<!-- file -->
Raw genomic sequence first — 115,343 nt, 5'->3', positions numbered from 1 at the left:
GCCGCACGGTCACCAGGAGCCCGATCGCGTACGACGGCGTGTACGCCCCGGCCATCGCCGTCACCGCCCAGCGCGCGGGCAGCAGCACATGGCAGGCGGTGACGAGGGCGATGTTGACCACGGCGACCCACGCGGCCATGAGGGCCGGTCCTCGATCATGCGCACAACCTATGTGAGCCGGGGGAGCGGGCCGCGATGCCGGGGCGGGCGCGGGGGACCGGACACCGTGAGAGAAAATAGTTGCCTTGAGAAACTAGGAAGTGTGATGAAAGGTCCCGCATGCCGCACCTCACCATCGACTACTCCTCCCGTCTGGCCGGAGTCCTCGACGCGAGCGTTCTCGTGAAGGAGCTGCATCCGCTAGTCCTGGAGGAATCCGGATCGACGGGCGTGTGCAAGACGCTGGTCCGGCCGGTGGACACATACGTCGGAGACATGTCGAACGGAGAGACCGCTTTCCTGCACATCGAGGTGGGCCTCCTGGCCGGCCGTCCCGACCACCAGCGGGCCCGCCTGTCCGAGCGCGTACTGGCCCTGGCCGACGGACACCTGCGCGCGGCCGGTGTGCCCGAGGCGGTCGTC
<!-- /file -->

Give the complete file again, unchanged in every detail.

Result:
Raw genomic sequence first — 115,343 nt, 5'->3', positions numbered from 1 at the left:
GCCGCACGGTCACCAGGAGCCCGATCGCGTACGACGGCGTGTACGCCCCGGCCATCGCCGTCACCGCCCAGCGCGCGGGCAGCAGCACATGGCAGGCGGTGACGAGGGCGATGTTGACCACGGCGACCCACGCGGCCATGAGGGCCGGTCCTCGATCATGCGCACAACCTATGTGAGCCGGGGGAGCGGGCCGCGATGCCGGGGCGGGCGCGGGGGACCGGACACCGTGAGAGAAAATAGTTGCCTTGAGAAACTAGGAAGTGTGATGAAAGGTCCCGCATGCCGCACCTCACCATCGACTACTCCTCCCGTCTGGCCGGAGTCCTCGACGCGAGCGTTCTCGTGAAGGAGCTGCATCCGCTAGTCCTGGAGGAATCCGGATCGACGGGCGTGTGCAAGACGCTGGTCCGGCCGGTGGACACATACGTCGGAGACATGTCGAACGGAGAGACCGCTTTCCTGCACATCGAGGTGGGCCTCCTGGCCGGCCGTCCCGACCACCAGCGGGCCCGCCTGTCCGAGCGCGTACTGGCCCTGGCCGACGGACACCTGCGCGCGGCCGGTGTGCCCGAGGCGGTCGTC